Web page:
Starbucks founder urges CEOs to push for end to federal shutdown

Tue Oct 8, 2013 7:44am EDT
 
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By Lisa Baertlein

(Reuters) - Howard Schultz, Starbucks Corp's outspoken CEO, on Monday urged fellow business leaders to ratchet up the pressure on U.S. political leaders to end the stalemate that has partially shut down the federal government since last week.

"This weekend I heard from several business leaders who shared their concern about our relative silence and impact in urging the political leadership to act on behalf of the citizenry," Schultz wrote in a letter posted on the company's website. "It is our responsibility to address the crisis of confidence that is needlessly being set in motion."

Starbucks released the letter after Schultz sent it to top business executives, whom the company did not name.

Schultz, who was not available for further comment, said he was "utterly disappointed by the level of irresponsibility and dysfunction we are witness to with our elected political leadership."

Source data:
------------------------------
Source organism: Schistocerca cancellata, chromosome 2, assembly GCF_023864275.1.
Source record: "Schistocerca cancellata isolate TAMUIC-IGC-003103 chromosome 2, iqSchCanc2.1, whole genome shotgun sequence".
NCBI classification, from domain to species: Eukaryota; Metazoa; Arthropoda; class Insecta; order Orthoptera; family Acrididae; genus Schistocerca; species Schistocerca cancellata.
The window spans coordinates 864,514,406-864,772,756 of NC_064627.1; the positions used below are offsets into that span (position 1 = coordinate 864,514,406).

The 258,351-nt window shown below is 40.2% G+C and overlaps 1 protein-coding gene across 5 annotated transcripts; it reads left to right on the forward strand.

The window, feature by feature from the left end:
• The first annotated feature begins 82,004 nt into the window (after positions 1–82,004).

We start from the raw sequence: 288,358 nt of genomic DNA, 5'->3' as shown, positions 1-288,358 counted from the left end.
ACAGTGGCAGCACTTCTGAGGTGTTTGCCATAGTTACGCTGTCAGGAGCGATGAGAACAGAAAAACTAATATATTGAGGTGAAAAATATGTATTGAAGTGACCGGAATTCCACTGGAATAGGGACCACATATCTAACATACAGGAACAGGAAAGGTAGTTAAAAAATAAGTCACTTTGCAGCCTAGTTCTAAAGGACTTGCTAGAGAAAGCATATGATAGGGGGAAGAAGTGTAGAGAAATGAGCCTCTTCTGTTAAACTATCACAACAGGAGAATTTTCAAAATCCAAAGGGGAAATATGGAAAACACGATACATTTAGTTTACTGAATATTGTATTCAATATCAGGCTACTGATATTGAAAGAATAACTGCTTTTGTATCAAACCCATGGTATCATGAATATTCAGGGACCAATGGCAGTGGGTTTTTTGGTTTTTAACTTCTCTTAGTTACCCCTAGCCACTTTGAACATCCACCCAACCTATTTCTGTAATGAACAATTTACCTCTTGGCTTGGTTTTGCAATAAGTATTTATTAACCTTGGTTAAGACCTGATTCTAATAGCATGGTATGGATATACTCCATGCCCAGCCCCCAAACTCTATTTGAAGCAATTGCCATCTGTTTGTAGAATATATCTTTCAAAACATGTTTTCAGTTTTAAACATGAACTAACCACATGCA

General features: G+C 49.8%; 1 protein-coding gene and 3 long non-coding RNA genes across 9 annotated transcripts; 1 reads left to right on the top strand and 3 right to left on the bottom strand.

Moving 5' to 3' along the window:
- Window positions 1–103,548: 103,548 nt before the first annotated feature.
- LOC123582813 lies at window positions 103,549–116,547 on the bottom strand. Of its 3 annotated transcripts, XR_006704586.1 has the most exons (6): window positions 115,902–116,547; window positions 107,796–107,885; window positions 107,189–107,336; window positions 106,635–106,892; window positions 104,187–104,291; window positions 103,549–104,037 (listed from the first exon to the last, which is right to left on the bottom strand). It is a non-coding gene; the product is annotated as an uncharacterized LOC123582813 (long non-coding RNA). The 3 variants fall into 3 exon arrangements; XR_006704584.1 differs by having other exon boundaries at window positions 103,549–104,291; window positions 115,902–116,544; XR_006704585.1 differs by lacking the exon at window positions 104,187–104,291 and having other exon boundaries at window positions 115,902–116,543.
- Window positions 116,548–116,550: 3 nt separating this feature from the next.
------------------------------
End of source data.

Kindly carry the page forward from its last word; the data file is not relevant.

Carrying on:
Since leading the world's biggest coffee chain through a painful but successful restructuring a few years ago, Schultz has waded into several hot-button national debates.

During the battle over raising the debt ceiling in August 2011, Schultz made headlines by calling for Americans to stop making political contributions until lawmakers struck a bipartisan deal on the country's debt, revenue and spending.

Just last month Schultz wrote an open letter to Starbucks customers, asking them voluntarily to stop bringing their firearms into its stores. The company's long-standing policy had been to default to local gun laws, including "open carry" regulations that allow licensed gun owners to wear their weapons in public. Schultz's call followed a series of mass shootings across the country that have fanned a fractious national debate over gun rights.

The deeply polarized U.S. Congress on Monday appeared no closer to finding a political solution to end the government shutdown than when it began last Tuesday, raising concerns about the economic consequences of a prolonged stalemate.   Continued...